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    Check consumer laws, if you are buying "personal property" which will become business materials as an individual, as a proprietor -- not as a corporation -- you may have consumer rights that protect you in some states or countries for 72 hours of some such period of time, as consumer protection, to vary items quickly (without procrastinating).
    • This may depend on how the paper work or contract is written, if it is sold all together as a business (as a "bundle") or in pieces as individual items.
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    Get a precise list of any/all materials, stock merchandise, furniture and/or equipment that go to you as part of the business -- or else, you may have problems knowing what you are buying or have bought.
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    Know that fixtures attached to the property are part of the real estate in many countries, but unattached equipment can be removed, and you could be surprised by what you thought was part of the deal as opposed to what is and is not given over to you by the previous owner/lien holder.
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    Be sure to get the seller to furnish you a "warranty deed", or whatever that deed is called in you area, if real estate rental property is involved.
    • The warranty deed in general means that the seller warranties (guarantees) having the right to transfer title of the ownership of real estate. Merriam Webster Online Dictionary warranty deed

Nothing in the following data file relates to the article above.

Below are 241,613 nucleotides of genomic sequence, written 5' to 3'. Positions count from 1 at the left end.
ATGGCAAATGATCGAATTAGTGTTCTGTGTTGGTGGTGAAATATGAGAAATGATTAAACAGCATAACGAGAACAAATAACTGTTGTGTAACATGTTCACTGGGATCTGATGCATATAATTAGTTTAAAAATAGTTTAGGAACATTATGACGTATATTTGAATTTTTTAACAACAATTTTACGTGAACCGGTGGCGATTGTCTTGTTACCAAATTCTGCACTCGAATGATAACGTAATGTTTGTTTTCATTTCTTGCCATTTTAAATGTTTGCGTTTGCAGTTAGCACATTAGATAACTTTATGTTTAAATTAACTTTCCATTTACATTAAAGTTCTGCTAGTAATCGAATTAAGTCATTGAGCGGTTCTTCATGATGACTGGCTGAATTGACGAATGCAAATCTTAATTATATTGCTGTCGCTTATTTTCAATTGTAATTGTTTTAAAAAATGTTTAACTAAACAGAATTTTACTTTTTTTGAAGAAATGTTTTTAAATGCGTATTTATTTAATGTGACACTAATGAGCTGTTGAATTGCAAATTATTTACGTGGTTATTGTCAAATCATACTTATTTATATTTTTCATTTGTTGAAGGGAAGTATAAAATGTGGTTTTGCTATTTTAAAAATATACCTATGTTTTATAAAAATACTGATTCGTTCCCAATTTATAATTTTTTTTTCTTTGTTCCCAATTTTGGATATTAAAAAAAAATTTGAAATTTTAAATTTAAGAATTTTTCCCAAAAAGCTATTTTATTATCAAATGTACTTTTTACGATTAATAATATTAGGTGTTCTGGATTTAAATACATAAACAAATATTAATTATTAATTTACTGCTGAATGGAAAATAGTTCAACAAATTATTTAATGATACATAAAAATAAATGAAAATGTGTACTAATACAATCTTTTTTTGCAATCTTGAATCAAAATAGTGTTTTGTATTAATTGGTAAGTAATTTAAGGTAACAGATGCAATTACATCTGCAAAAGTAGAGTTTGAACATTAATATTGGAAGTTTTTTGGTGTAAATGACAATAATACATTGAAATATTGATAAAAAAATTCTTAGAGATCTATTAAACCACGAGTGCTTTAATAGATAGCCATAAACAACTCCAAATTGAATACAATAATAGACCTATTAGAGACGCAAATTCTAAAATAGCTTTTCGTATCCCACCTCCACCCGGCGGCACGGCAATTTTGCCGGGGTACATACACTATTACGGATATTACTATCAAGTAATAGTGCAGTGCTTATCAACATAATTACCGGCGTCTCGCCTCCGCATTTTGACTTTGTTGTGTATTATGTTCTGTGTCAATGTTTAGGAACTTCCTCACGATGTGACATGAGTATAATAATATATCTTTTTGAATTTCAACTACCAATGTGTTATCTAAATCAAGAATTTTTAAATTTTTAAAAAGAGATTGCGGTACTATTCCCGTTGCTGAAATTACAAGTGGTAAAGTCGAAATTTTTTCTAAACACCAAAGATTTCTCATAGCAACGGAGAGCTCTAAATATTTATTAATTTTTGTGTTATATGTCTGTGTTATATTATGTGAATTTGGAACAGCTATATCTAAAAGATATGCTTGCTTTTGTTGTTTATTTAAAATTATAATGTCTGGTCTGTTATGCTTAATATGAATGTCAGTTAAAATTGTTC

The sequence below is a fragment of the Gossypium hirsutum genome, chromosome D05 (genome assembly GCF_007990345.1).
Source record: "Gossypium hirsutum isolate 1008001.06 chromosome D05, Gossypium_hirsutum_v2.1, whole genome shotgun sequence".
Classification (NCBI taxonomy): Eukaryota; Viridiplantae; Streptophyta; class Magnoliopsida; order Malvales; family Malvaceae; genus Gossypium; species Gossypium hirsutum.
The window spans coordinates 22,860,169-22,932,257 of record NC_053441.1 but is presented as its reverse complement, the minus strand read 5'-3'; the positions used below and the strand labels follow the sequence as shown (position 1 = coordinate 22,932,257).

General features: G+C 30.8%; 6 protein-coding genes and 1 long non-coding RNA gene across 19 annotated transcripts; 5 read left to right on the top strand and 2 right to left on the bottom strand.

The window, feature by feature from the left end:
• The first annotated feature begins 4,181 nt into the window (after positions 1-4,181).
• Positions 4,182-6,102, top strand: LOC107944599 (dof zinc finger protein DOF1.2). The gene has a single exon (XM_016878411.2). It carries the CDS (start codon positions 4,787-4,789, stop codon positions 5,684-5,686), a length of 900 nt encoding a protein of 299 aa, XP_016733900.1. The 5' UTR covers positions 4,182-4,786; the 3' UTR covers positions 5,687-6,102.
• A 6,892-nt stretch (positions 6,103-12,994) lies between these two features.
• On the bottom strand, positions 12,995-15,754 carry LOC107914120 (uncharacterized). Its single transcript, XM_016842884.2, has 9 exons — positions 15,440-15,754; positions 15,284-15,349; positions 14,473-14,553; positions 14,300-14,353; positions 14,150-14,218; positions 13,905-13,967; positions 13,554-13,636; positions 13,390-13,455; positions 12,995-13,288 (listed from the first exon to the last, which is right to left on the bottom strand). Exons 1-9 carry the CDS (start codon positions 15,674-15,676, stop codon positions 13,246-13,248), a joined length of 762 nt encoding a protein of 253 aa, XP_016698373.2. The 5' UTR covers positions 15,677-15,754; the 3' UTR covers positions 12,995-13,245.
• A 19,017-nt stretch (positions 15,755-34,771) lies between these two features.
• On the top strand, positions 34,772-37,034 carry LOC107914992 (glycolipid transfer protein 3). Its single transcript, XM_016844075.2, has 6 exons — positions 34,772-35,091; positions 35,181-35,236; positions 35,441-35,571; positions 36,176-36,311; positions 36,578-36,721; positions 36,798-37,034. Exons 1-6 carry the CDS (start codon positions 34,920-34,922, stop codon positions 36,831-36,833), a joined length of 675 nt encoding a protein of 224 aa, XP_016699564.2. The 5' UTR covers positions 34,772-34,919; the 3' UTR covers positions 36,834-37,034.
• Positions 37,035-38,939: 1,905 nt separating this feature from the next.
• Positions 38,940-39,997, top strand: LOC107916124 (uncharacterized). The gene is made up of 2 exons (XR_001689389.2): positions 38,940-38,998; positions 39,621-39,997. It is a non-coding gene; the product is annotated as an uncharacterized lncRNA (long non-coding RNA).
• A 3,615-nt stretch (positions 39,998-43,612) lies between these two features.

• Seller sometimes will pay for the warranty deed, legal work and also owner finance it for you, if they are motivated and you seem like a good risk and impress them as being a good worker, and a good manager.
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    Register the deed immediately and get legal work verified as part of the deal using your attorney or a title company, if real estate is involved.
    • There are title companies in the USA that specialize in getting deed and title papers correctly made out and ready for closing, ready to sign for the parties for the title to real property to be passed to the new owner (yourself).
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    Take possession of the property as you must not allow renters to continue living there without paying you, nor paying to the old owner, nor allow another operator to retain the business or property, nor even have the seller to remain in possession of the business or property.
    • The seller might become a temporary employee of "your company" (consultant) and train you, if that is part of the deal. That is risky, of course. You may get bossed around, and it could turn out to be like a scam if the seller "hangs in there."